Brain games help Parkinson's patients

August 22, 2012

The disease causes tremors and movement problems. But many don't know it also affects memory in about 30 percent of patients.

"The type of memory affected in Parkinson's disease is very different than in Alzheimer's disease," said Karen Anderson, MD, Associate Professor of Clinical Psychiatry and Neurology, University of Maryland School of Medicine.

Parkinson's patients have trouble multi-tasking and using information they've learned. That's where the treadmills and computers come in.

Researchers are studying whether three sessions a week of exercise and brain games will help improve memory in Parkinson's patients. The idea is to boost a chemical in the brain known as BDNF.

"We're hoping through exercise to stimulate production of BDNF, which may cause brain cells to function better or even start to renew themselves," said Anderson.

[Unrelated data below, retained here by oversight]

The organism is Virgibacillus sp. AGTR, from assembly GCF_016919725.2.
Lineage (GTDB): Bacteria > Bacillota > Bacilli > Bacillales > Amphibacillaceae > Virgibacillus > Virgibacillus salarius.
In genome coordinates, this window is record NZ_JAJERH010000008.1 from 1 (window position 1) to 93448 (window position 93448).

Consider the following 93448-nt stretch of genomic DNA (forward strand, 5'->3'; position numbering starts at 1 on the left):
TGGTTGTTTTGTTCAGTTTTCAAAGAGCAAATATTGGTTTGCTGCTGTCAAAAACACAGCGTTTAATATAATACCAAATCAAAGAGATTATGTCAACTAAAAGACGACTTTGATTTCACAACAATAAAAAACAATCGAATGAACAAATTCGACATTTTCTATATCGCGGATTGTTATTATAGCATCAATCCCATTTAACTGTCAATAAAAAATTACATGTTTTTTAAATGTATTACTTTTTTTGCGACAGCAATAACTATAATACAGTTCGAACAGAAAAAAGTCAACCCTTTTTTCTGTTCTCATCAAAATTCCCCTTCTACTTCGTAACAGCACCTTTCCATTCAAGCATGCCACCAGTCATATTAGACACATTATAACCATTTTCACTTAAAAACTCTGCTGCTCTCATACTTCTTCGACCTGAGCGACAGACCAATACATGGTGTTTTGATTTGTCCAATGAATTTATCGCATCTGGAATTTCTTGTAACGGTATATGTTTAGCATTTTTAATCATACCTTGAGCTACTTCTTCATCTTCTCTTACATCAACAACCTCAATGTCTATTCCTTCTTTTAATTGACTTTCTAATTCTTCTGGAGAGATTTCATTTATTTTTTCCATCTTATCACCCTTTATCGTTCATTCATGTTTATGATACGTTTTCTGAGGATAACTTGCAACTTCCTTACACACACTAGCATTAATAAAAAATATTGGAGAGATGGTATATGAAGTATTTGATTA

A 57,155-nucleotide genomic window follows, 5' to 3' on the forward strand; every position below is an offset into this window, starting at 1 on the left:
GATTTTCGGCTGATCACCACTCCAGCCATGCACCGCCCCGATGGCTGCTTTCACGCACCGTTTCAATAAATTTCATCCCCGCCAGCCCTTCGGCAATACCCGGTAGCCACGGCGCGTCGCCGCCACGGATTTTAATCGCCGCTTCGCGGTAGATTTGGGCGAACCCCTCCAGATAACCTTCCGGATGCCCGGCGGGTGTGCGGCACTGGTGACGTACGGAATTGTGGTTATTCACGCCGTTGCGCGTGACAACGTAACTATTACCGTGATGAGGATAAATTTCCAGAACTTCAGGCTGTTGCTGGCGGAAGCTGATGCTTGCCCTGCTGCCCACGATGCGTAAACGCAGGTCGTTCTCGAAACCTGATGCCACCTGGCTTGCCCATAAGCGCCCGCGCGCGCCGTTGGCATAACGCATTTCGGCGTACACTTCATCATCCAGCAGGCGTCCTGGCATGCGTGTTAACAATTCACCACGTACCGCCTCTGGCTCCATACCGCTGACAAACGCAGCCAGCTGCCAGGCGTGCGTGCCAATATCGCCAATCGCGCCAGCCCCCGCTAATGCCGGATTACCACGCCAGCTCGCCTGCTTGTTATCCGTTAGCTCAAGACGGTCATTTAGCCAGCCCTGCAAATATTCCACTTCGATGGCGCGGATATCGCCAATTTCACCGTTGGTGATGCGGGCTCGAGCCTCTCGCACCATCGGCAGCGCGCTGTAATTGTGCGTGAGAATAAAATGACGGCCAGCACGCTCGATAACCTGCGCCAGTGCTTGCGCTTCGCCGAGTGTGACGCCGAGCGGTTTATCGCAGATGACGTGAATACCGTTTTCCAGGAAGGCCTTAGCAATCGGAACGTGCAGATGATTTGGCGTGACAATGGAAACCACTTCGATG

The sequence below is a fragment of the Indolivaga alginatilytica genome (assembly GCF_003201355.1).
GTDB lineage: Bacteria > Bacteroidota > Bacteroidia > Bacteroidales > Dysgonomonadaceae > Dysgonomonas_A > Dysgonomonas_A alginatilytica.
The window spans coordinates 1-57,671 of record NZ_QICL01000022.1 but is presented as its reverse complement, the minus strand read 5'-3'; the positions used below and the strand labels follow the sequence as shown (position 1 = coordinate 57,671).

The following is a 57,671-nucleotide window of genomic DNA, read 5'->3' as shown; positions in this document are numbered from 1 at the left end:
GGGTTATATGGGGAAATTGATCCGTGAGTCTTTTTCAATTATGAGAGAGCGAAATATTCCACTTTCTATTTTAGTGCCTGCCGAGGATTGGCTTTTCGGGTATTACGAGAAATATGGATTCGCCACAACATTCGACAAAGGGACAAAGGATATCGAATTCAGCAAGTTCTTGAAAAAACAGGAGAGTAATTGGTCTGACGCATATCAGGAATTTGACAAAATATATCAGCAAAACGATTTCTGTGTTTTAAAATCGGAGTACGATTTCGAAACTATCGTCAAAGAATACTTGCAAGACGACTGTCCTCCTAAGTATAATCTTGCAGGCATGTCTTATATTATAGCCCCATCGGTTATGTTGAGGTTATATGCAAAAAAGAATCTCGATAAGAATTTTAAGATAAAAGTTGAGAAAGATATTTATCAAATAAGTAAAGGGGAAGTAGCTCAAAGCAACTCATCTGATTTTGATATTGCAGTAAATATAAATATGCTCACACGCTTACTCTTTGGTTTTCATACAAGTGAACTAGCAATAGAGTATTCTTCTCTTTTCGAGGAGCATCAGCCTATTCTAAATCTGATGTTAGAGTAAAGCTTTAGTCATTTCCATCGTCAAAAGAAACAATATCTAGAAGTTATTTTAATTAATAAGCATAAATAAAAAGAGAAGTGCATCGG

The patients are divided into three groups: those who only exercise, those who only use the computer games only and those who do both. Researchers conduct memory assessments at the beginning of the study and three months after the study.

They are still enrolling patients in this four-year trial.

The study is limited to patients in the Baltimore, Maryland area.

For More Information, Contact:

Karen Robinson
University Of Maryland medical Center
(410) 706-7590

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